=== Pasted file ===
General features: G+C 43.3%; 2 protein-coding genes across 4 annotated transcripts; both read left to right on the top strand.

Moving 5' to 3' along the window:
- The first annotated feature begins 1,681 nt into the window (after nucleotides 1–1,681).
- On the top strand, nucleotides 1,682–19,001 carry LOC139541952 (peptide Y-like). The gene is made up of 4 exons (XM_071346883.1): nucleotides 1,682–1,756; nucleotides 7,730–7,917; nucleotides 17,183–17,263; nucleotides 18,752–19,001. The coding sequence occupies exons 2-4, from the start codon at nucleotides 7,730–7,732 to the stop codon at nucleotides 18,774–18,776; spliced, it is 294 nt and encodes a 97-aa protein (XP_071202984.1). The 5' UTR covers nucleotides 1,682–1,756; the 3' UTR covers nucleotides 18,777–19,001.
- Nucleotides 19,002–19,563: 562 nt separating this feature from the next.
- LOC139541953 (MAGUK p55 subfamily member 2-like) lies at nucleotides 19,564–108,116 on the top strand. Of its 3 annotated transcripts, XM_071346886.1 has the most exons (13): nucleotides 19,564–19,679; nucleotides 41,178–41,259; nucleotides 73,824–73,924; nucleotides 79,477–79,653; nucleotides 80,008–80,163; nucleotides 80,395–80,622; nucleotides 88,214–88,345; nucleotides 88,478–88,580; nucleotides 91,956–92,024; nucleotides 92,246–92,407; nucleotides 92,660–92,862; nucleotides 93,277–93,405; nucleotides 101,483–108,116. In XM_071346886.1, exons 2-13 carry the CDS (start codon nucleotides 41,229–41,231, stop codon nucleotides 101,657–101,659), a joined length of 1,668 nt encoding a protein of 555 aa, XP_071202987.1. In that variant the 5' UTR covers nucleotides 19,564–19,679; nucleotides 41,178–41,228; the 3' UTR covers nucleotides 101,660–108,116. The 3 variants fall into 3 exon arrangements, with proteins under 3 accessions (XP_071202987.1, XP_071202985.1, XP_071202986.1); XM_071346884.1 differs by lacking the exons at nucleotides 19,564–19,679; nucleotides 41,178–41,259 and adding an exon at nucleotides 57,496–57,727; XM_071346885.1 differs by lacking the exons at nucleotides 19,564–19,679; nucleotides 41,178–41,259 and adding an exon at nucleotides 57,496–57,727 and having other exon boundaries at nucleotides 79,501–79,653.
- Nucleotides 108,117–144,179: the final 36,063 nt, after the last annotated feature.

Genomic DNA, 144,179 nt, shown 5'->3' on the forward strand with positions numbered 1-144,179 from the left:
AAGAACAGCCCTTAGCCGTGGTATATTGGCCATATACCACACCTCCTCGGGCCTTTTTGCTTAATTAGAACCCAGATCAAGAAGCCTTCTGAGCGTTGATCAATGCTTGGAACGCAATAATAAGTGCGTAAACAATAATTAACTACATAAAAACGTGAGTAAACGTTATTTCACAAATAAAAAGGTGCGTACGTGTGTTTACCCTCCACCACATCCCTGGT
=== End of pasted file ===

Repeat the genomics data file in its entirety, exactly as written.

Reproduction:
General features: G+C 43.3%; 2 protein-coding genes across 4 annotated transcripts; both read left to right on the top strand.

Moving 5' to 3' along the window:
- The first annotated feature begins 1,681 nt into the window (after nucleotides 1–1,681).
- On the top strand, nucleotides 1,682–19,001 carry LOC139541952 (peptide Y-like). The gene is made up of 4 exons (XM_071346883.1): nucleotides 1,682–1,756; nucleotides 7,730–7,917; nucleotides 17,183–17,263; nucleotides 18,752–19,001. The coding sequence occupies exons 2-4, from the start codon at nucleotides 7,730–7,732 to the stop codon at nucleotides 18,774–18,776; spliced, it is 294 nt and encodes a 97-aa protein (XP_071202984.1). The 5' UTR covers nucleotides 1,682–1,756; the 3' UTR covers nucleotides 18,777–19,001.
- Nucleotides 19,002–19,563: 562 nt separating this feature from the next.
- LOC139541953 (MAGUK p55 subfamily member 2-like) lies at nucleotides 19,564–108,116 on the top strand. Of its 3 annotated transcripts, XM_071346886.1 has the most exons (13): nucleotides 19,564–19,679; nucleotides 41,178–41,259; nucleotides 73,824–73,924; nucleotides 79,477–79,653; nucleotides 80,008–80,163; nucleotides 80,395–80,622; nucleotides 88,214–88,345; nucleotides 88,478–88,580; nucleotides 91,956–92,024; nucleotides 92,246–92,407; nucleotides 92,660–92,862; nucleotides 93,277–93,405; nucleotides 101,483–108,116. In XM_071346886.1, exons 2-13 carry the CDS (start codon nucleotides 41,229–41,231, stop codon nucleotides 101,657–101,659), a joined length of 1,668 nt encoding a protein of 555 aa, XP_071202987.1. In that variant the 5' UTR covers nucleotides 19,564–19,679; nucleotides 41,178–41,228; the 3' UTR covers nucleotides 101,660–108,116. The 3 variants fall into 3 exon arrangements, with proteins under 3 accessions (XP_071202987.1, XP_071202985.1, XP_071202986.1); XM_071346884.1 differs by lacking the exons at nucleotides 19,564–19,679; nucleotides 41,178–41,259 and adding an exon at nucleotides 57,496–57,727; XM_071346885.1 differs by lacking the exons at nucleotides 19,564–19,679; nucleotides 41,178–41,259 and adding an exon at nucleotides 57,496–57,727 and having other exon boundaries at nucleotides 79,501–79,653.
- Nucleotides 108,117–144,179: the final 36,063 nt, after the last annotated feature.

Genomic DNA, 144,179 nt, shown 5'->3' on the forward strand with positions numbered 1-144,179 from the left:
AAGAACAGCCCTTAGCCGTGGTATATTGGCCATATACCACACCTCCTCGGGCCTTTTTGCTTAATTAGAACCCAGATCAAGAAGCCTTCTGAGCGTTGATCAATGCTTGGAACGCAATAATAAGTGCGTAAACAATAATTAACTACATAAAAACGTGAGTAAACGTTATTTCACAAATAAAAAGGTGCGTACGTGTGTTTACCCTCCACCACATCCCTGGT